Through this article you are able to take a wide knowledge about the following aspects.
- What is conduction, Conduction of heat in solids, liquids and in gases, Examples for conduction, Experiments based on conduction
- Laws and theories based on conduction
Conduction is the transfer of heat by the vibration of particles and also through the free electrons. This is most effective in solids. Heat transfer will continue until all particles have the same kinetic energy and are the same temperature.
- By the vibration of particles: The atoms or the molecules in the hottest part of the body have a high kinetic energy. Due to the high kinetic energy they move faster. Then they transfer heat by impacts some of their energy to adjacent molecules or atoms.
- Through the free electrons: Electrons can also carry heat. That is why metals are generally very good conductors of heat. The electrons in metal are delocalized electrons. They are free to move. When they absorb energy (heat), they vibrate more quickly. Then they can move here and there. As a result of that they can pass energy more quickly. As they move through the metal, free electrons crash in to metal ions.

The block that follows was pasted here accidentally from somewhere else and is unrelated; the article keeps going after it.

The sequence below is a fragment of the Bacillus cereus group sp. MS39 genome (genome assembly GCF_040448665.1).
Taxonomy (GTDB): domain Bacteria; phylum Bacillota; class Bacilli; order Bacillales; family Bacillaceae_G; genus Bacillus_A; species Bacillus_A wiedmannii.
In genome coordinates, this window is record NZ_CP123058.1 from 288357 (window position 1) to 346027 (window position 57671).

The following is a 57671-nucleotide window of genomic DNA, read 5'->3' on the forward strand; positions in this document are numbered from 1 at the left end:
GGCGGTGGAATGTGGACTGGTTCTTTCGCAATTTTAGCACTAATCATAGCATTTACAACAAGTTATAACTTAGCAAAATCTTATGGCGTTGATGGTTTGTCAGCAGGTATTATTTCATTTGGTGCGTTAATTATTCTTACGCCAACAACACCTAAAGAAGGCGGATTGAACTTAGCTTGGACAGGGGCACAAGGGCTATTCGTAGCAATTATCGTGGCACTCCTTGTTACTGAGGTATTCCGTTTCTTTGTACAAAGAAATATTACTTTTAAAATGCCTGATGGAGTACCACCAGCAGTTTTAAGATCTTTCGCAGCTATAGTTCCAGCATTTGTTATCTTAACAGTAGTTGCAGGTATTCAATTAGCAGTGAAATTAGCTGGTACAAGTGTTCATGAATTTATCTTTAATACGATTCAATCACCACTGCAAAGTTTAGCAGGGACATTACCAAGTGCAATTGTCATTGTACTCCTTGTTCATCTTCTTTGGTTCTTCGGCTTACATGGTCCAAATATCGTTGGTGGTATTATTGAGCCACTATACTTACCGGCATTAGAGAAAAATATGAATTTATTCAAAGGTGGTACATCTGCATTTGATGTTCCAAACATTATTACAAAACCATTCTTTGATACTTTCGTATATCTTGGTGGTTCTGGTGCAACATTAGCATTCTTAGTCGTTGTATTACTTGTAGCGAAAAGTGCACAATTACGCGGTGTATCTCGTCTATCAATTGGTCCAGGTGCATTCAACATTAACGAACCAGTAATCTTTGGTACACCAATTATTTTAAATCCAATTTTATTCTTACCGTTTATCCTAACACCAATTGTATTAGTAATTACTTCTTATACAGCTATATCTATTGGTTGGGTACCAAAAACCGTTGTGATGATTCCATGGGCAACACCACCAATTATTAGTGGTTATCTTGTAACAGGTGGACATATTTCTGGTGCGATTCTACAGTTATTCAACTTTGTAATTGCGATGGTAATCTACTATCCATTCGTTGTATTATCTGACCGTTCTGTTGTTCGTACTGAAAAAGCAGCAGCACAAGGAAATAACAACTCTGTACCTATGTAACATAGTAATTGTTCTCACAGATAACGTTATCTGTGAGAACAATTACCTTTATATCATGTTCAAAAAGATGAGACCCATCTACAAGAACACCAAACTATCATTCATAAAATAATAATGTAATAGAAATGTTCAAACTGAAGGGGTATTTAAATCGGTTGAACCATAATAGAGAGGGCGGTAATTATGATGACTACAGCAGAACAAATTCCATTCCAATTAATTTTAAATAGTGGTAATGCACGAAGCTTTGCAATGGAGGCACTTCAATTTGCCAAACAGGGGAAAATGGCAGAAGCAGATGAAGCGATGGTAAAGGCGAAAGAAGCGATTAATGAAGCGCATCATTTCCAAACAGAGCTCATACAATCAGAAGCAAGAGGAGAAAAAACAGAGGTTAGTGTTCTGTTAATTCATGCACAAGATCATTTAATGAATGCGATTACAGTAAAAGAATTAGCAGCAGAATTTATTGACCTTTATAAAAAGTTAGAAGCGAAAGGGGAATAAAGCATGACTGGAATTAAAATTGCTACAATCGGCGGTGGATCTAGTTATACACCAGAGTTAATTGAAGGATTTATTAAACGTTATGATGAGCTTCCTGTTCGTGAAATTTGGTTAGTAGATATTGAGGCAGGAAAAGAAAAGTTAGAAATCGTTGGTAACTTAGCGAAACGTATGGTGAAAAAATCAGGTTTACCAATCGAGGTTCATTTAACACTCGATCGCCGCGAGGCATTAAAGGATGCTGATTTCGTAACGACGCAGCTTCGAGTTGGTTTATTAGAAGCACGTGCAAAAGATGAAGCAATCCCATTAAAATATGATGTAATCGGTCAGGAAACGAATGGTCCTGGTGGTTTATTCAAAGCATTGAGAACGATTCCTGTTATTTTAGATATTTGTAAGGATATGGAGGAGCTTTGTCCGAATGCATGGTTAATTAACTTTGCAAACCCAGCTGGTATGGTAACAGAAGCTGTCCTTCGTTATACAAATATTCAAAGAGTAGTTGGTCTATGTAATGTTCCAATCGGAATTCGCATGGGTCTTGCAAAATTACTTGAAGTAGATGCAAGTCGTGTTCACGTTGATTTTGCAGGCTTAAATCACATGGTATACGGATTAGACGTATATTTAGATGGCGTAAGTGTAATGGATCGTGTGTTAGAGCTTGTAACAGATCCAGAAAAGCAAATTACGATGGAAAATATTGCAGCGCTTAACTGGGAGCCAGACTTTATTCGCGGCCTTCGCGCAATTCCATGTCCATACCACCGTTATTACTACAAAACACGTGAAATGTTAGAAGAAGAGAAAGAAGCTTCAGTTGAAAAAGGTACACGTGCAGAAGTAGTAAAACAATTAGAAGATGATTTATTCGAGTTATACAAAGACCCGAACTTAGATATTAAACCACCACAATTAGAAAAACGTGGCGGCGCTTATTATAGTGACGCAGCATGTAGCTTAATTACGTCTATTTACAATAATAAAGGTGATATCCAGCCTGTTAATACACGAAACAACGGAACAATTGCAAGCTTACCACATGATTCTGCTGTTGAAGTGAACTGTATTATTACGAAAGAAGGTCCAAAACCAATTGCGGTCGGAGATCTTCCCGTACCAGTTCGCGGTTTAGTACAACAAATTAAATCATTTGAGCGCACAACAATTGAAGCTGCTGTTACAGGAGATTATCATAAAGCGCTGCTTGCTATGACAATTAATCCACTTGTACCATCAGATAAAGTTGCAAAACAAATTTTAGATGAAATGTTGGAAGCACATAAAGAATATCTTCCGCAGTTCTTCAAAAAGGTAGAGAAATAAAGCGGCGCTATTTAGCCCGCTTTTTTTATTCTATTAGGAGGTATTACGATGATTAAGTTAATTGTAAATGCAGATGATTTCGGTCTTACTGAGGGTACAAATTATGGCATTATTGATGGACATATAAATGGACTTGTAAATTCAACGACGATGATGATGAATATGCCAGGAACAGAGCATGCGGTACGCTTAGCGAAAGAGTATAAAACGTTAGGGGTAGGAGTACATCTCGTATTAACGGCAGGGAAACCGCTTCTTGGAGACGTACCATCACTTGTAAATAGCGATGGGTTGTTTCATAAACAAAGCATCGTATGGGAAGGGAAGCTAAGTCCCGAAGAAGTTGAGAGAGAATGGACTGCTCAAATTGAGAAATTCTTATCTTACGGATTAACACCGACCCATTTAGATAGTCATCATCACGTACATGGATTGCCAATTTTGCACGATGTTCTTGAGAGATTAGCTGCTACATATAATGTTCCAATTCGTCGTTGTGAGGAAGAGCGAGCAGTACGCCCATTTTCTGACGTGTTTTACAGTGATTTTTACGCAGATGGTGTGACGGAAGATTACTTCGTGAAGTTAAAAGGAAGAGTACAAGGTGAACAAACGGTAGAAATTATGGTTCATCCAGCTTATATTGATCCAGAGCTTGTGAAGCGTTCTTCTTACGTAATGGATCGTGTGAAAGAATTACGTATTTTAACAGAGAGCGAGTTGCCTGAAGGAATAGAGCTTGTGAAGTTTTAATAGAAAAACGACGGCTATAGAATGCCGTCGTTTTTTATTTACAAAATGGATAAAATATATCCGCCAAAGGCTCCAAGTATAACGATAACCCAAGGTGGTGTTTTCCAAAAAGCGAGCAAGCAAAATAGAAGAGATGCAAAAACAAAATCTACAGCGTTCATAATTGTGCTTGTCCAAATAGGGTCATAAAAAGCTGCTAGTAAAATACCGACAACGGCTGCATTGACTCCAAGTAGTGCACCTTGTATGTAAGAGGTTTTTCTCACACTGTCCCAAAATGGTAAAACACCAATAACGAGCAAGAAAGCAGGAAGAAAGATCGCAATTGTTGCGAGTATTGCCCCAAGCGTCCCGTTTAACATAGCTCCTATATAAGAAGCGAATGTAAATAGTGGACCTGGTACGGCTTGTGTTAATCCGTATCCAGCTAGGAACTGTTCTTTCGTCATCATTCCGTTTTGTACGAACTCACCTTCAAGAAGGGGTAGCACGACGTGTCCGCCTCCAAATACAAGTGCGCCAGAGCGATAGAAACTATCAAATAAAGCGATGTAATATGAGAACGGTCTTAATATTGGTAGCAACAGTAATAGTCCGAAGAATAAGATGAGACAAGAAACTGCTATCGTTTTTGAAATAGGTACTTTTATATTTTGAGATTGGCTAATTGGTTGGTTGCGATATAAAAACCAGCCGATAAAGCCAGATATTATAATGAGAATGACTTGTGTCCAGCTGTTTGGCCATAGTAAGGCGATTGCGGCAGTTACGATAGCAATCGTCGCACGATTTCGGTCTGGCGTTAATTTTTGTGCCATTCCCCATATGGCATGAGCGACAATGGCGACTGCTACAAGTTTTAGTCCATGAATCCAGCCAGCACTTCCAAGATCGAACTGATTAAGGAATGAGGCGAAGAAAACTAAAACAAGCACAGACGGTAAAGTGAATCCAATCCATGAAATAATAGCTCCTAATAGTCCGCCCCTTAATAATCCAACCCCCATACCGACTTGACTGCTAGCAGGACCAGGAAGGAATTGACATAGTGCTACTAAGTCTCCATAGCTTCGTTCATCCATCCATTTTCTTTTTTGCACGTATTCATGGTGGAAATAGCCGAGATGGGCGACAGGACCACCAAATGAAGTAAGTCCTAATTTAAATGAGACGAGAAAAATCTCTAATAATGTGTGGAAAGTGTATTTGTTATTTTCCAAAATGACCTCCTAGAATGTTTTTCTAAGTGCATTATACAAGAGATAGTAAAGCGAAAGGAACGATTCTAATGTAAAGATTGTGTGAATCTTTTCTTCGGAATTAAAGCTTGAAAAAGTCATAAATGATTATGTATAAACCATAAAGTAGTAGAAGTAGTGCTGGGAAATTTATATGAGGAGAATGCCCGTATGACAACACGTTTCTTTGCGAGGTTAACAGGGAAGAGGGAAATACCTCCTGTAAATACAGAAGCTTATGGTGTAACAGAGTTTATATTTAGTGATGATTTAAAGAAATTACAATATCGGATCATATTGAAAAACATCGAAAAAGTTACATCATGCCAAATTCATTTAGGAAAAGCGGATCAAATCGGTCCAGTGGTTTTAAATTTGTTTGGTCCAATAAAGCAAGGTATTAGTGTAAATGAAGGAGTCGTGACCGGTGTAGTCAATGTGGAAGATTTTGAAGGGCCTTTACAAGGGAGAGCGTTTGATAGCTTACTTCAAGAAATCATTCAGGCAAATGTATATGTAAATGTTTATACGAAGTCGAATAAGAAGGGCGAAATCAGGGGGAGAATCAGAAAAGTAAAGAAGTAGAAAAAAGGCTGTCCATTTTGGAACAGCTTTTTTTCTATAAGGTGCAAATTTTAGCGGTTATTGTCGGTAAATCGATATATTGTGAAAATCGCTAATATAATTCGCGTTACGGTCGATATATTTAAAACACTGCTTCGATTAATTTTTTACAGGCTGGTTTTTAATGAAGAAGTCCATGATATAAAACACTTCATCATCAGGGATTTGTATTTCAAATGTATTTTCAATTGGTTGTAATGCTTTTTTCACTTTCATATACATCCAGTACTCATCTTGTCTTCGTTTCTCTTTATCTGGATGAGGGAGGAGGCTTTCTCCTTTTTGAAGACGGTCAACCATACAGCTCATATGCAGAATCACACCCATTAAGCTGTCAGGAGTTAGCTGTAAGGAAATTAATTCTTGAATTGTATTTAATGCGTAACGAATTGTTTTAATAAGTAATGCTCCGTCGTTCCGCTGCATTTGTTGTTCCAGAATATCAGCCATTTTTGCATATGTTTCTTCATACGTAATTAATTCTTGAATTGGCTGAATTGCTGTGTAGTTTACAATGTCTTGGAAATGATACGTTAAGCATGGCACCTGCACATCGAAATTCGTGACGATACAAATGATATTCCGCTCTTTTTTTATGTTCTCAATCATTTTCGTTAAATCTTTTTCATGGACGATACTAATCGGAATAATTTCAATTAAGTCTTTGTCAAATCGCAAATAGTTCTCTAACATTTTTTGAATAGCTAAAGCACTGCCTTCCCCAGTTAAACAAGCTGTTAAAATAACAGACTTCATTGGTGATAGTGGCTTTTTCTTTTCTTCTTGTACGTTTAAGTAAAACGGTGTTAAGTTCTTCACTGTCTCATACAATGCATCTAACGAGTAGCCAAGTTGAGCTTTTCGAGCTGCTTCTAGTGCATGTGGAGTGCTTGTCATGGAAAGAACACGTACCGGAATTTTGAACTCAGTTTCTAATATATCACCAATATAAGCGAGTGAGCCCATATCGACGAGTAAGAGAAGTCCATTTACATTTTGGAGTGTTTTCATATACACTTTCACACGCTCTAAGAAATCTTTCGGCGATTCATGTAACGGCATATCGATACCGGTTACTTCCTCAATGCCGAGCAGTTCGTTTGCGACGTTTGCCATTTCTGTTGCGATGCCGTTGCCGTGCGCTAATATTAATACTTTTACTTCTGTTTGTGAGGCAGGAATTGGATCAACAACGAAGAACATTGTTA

Most of the people think that conduction occurs only in solids. But it is wrong. Heat conduction occurs in both liquids and gases, but it is not same as solids. The mechanism of the heat conduction in liquids and the mechanism of the heat conduction in gases are nearly same.
Mechanism of heat conduction in liquids: Conduction of heat occurs in liquids by transfer of vibrational forces between molecules. When the liquid molecules absorb heat, their kinetic energy increases. As a result of that, the vibrational forces are high.
Mechanism of heat conduction in gases: The mechanism of heat conduction in gases is simple. When a molecule which has a high temperature collides with a molecule which has a low temperature, energy is lost due to the collisions. The kinetic energy of a gas molecule is a function of temperature.
Examples for conduction of heat:
- When you put hot water to a cup, after few seconds you feel cup has been hot.
- When walking on the beach on a hot summer day, feet get warm. (that means sand conduct heat)
- When ironing a cloth, the cloth gets hot.
- When you hold a piece of ice on your hand, the piece of ice starts to get melt.
- A radiator is a good example for the heat conduction.
- When you attempt to eat a hot pocket, your mouth gets burnt.
Experiments based on conduction of heat:
This a simple experiment which can be used to demonstrate conduction of heat.
- Take a Bunsen burner, an aluminium rod, small amount of wax.
- Keep wax pieces all over the aluminium rod.
- Place on end of the aluminium rod to the flame of the Bunsen burner.
- After a few time, you can see wax pieces start to get melt from side of flame to the other end.
Fourier’s law of Heat Conduction
‘The rate of flow of heat through a simple homogeneous solid is directly proportional to the area of the section at right angles to the direction of heat flow, and to change of temperature with respect to the length of the path of the heat flow’’.